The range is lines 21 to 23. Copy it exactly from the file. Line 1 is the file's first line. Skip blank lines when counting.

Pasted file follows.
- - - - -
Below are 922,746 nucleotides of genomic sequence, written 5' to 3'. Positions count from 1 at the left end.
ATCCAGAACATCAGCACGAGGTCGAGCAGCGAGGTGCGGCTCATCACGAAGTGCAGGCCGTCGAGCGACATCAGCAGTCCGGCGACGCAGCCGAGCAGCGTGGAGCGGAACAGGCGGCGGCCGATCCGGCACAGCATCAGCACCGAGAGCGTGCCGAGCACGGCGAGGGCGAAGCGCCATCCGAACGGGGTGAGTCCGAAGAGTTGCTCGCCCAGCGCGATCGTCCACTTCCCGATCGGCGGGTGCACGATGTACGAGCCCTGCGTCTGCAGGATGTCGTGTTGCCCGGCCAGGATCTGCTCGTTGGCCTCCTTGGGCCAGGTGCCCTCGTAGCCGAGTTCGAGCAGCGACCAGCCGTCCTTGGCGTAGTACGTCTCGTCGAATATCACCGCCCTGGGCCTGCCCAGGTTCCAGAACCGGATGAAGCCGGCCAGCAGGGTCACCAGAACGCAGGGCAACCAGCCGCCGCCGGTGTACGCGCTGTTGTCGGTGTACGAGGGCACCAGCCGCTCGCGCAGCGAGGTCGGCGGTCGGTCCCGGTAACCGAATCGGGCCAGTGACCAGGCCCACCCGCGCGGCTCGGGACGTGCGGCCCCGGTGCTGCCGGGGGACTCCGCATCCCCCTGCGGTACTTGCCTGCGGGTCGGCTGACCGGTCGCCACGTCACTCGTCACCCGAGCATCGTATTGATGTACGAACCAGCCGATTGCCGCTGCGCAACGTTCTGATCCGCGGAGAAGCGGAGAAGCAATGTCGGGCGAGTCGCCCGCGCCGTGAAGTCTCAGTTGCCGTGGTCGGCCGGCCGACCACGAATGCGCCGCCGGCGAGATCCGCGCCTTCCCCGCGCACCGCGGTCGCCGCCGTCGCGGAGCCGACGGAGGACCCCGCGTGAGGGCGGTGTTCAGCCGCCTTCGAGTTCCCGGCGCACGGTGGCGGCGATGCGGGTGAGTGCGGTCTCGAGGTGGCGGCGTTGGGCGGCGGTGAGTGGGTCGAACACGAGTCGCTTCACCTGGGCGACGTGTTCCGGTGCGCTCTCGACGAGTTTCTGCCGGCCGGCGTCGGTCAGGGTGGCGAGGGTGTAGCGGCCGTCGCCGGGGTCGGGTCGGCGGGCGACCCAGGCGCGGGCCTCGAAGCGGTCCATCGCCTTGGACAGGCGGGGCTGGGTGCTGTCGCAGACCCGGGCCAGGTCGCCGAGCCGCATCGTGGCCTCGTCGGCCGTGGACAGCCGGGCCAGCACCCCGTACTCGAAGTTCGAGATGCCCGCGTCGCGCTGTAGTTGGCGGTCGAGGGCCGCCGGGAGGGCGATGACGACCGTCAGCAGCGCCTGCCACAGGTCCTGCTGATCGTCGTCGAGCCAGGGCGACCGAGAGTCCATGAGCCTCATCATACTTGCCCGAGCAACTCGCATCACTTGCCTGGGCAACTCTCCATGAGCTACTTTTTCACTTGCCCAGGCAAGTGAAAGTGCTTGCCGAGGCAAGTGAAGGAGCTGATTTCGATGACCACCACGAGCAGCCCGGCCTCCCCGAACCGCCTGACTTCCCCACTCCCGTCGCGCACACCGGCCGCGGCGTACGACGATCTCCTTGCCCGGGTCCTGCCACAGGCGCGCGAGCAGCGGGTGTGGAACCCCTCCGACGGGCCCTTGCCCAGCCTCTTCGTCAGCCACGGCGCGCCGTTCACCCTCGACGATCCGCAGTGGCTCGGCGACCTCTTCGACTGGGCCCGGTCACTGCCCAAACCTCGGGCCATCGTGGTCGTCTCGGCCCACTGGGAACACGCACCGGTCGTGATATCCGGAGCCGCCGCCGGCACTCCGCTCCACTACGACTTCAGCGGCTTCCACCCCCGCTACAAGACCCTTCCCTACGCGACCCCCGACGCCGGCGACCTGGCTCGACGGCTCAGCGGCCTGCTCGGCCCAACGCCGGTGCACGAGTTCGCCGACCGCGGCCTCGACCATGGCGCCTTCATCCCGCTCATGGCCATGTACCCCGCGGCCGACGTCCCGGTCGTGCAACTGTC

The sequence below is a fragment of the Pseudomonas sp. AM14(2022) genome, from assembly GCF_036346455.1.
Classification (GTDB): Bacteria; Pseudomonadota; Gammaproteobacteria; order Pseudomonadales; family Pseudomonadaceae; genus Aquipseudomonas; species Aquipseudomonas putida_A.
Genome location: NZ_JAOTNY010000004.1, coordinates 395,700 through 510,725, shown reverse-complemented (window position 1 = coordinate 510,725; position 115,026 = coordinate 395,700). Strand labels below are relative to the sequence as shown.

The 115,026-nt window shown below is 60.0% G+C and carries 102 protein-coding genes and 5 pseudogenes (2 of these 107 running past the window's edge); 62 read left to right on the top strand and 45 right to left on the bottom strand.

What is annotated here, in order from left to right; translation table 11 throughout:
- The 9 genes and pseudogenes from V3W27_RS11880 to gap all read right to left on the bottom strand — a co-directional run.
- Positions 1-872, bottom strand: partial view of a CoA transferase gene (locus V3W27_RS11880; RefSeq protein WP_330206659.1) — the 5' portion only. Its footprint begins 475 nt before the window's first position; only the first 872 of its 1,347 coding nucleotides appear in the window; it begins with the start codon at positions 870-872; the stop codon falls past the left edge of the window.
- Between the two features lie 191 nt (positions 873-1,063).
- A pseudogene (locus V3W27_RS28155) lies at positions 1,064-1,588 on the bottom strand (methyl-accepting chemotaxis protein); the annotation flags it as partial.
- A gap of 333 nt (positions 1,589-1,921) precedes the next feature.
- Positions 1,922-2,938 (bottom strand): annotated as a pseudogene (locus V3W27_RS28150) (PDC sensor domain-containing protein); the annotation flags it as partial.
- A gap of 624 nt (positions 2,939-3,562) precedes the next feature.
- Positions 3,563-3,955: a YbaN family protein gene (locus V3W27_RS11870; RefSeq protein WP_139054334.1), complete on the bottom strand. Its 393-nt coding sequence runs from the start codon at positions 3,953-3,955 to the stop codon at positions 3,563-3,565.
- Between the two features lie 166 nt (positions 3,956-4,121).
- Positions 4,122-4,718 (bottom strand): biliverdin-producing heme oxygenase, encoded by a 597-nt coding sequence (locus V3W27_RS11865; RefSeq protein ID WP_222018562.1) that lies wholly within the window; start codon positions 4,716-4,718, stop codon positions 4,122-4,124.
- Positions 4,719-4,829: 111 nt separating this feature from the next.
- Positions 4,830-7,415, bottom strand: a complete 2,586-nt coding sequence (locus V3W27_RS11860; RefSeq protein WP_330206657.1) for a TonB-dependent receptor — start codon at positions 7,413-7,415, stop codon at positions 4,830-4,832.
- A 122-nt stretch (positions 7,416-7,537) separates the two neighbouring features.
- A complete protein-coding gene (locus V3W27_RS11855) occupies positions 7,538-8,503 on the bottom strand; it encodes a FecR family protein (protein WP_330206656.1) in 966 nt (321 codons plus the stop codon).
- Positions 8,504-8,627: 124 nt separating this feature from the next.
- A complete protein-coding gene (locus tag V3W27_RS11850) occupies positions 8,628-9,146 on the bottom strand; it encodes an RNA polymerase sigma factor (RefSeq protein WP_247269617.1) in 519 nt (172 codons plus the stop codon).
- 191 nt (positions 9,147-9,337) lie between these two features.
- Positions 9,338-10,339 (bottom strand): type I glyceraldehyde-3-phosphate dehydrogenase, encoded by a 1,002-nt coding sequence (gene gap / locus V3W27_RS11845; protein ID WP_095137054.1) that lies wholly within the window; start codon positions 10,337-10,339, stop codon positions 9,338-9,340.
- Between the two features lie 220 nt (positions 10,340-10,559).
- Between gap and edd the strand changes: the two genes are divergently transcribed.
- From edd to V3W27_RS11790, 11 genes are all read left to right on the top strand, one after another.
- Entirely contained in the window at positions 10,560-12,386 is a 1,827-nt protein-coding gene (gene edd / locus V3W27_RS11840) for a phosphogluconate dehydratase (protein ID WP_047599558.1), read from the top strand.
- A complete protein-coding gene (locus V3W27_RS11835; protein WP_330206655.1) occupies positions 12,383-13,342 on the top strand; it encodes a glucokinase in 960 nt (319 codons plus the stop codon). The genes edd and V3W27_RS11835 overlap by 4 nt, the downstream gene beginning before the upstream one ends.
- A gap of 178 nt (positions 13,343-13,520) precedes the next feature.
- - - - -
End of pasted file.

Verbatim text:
- A complete protein-coding gene (locus V3W27_RS11855) occupies positions 7,538-8,503 on the bottom strand; it encodes a FecR family protein (protein WP_330206656.1) in 966 nt (321 codons plus the stop codon).
- Positions 8,504-8,627: 124 nt separating this feature from the next.
- A complete protein-coding gene (locus tag V3W27_RS11850) occupies positions 8,628-9,146 on the bottom strand; it encodes an RNA polymerase sigma factor (RefSeq protein WP_247269617.1) in 519 nt (172 codons plus the stop codon).